Good Bye Mandriva
I am no longer working for Mandriva S.A. since the beginning of the year. I was working as a consultant on marketing as well as on the Open Source relations for the company since 2012 and it is time for me to move forward. I had a great time at Mandriva; I met a lot of great people and I learned a lot. I helped reposition the company towards a more professional audience and deeply refresh its image. But I would also like to say a few words about the OpenMandriva project which I helped build and foster.
The beginnings of the OpenMandriva project were rough. The very rationale for the existence of OpenMandriva were not overly clear to many people. After all, the Mageia project was already booming and the justification for such a project that was aiming at building upon the Mandriva Linux legacy was weak. On top of this, the team behind the project was small, and the mission was overwhelming: to continue, as a community, the development of the linux distribution formerly known as Mandriva Linux. I will not really go into details as to how the project evolved, but I am proud to have contributed in a significant way to build the home for this project, namely an independent French NGO (the OpenMandriva Association) and to have helped the community with establishing its governance and some of its sound principles and processes. But the question remains: why does the OpenMandriva Project matter? Why should we care?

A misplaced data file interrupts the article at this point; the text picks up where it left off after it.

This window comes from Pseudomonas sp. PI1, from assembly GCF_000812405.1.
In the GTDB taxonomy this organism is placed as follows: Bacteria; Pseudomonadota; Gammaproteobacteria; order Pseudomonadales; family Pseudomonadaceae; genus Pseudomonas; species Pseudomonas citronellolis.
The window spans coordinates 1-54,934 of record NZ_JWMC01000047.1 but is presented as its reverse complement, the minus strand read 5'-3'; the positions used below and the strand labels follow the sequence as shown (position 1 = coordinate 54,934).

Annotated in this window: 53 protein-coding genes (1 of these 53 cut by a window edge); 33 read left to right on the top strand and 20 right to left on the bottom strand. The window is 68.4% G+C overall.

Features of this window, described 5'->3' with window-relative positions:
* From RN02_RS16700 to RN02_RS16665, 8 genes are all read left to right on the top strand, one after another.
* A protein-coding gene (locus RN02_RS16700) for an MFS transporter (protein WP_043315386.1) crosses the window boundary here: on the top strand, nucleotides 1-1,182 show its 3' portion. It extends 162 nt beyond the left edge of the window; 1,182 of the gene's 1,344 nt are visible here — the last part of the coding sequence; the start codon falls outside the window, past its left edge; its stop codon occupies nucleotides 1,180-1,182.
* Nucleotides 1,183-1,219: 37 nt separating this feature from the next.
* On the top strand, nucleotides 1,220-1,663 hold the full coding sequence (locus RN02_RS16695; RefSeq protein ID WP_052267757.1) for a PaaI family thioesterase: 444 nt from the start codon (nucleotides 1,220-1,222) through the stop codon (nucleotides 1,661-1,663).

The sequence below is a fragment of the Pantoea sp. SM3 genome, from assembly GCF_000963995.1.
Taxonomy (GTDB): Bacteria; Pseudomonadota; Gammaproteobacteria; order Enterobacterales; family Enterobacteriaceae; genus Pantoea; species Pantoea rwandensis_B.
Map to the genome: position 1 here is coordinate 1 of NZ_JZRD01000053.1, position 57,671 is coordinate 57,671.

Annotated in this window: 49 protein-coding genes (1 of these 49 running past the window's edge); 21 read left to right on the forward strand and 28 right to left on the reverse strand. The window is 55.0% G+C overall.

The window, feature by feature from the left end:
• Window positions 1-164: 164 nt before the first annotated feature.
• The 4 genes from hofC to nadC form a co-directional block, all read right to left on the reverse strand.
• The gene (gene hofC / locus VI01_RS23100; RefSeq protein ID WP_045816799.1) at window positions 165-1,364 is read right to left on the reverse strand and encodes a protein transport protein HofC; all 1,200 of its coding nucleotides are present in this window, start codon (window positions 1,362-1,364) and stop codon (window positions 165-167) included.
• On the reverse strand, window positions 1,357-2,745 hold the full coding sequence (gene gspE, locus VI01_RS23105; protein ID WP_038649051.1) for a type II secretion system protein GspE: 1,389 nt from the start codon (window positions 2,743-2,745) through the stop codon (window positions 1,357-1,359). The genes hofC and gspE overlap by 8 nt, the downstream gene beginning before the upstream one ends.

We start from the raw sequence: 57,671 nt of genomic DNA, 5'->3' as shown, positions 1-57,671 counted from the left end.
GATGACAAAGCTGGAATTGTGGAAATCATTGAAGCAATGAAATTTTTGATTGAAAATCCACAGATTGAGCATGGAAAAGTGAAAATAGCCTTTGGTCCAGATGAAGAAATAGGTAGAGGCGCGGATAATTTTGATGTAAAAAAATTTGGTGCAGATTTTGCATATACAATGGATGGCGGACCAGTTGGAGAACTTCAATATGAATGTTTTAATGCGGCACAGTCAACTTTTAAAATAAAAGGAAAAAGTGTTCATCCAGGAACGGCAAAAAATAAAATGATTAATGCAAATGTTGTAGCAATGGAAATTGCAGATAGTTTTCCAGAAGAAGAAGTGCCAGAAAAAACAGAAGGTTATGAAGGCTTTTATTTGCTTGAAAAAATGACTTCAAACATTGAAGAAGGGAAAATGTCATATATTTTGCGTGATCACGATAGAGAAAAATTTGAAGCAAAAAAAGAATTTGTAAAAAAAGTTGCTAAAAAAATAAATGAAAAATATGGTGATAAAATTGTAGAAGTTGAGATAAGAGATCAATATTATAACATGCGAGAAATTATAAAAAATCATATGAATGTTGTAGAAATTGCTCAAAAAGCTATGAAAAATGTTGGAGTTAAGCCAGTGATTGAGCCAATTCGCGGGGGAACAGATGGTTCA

In the world of linux distributions you will find dozens of “me-too” distributions and other projects whose goals are ones of a niche audience, to put it lightly. But regardless of what I and others might think of these goals the important part is that the sheer existence of these distributions is a brilliant testimony to software freedom. As such we must respect that. But I do not think the OpenMandriva project is either a me-too project or caters only to a small audience of users. This project was able to build an innovative technological base (different from Mageia) around a highly customized KDE and a unique packaging format that end up giving an innovative, general purpose and user-friendly linux distribution, supported by a friendly and warm community. Will it hurt Mageia? I know some of the Mageia people very well, and I don’t think so. I don’t even think they think that it could be the case. For one thing, the two projects are at very differtent stages of their growth and lifecycle. Another reason is that while the two projects aim at creating a very user-friendly distribution, they actually managed to do it in different ways (try both, and you will see the differences) which carves out distinctive approaches and “feels”. Assuming the two projects are fundamentally direct competitors would end up meaning that since OpenSuse and Fedora or Ubuntu also cater to broadly similar audiences only one should survive, but it would then prove a deep misunderstanding of how linux distributions work and how, again, software freedom matters in empowering anyone to code and share its code with the human kind.
I wish success and good luck to the OpenMandriva project. The folks there deserve it and I look forward to their rapid growth and a lot more exciting releases.
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